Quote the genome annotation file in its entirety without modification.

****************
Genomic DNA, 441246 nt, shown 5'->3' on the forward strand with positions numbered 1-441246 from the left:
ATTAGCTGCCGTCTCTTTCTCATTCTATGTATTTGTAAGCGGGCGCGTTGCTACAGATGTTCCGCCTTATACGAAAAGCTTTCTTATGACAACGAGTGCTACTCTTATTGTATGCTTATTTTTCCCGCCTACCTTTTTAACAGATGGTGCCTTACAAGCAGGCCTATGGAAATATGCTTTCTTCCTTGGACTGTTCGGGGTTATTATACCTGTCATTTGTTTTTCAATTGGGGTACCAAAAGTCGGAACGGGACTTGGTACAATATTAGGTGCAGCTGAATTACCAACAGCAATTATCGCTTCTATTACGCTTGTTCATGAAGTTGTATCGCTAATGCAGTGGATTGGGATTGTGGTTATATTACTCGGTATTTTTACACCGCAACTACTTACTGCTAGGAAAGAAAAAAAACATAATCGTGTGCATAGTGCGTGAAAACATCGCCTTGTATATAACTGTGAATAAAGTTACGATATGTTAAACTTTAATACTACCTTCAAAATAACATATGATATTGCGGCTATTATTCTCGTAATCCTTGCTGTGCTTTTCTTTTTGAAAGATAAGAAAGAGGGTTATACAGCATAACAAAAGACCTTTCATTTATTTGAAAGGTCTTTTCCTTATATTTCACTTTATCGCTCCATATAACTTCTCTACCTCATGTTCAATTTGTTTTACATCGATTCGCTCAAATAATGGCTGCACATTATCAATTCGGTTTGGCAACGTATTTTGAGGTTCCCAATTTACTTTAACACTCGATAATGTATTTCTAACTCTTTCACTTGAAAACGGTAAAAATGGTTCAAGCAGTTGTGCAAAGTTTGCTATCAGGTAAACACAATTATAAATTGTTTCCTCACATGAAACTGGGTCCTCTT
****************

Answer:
Genomic DNA, 441246 nt, shown 5'->3' on the forward strand with positions numbered 1-441246 from the left:
ATTAGCTGCCGTCTCTTTCTCATTCTATGTATTTGTAAGCGGGCGCGTTGCTACAGATGTTCCGCCTTATACGAAAAGCTTTCTTATGACAACGAGTGCTACTCTTATTGTATGCTTATTTTTCCCGCCTACCTTTTTAACAGATGGTGCCTTACAAGCAGGCCTATGGAAATATGCTTTCTTCCTTGGACTGTTCGGGGTTATTATACCTGTCATTTGTTTTTCAATTGGGGTACCAAAAGTCGGAACGGGACTTGGTACAATATTAGGTGCAGCTGAATTACCAACAGCAATTATCGCTTCTATTACGCTTGTTCATGAAGTTGTATCGCTAATGCAGTGGATTGGGATTGTGGTTATATTACTCGGTATTTTTACACCGCAACTACTTACTGCTAGGAAAGAAAAAAAACATAATCGTGTGCATAGTGCGTGAAAACATCGCCTTGTATATAACTGTGAATAAAGTTACGATATGTTAAACTTTAATACTACCTTCAAAATAACATATGATATTGCGGCTATTATTCTCGTAATCCTTGCTGTGCTTTTCTTTTTGAAAGATAAGAAAGAGGGTTATACAGCATAACAAAAGACCTTTCATTTATTTGAAAGGTCTTTTCCTTATATTTCACTTTATCGCTCCATATAACTTCTCTACCTCATGTTCAATTTGTTTTACATCGATTCGCTCAAATAATGGCTGCACATTATCAATTCGGTTTGGCAACGTATTTTGAGGTTCCCAATTTACTTTAACACTCGATAATGTATTTCTAACTCTTTCACTTGAAAACGGTAAAAATGGTTCAAGCAGTTGTGCAAAGTTTGCTATCAGGTAAACACAATTATAAATTGTTTCCTCACATGAAACTGGGTCCTCTT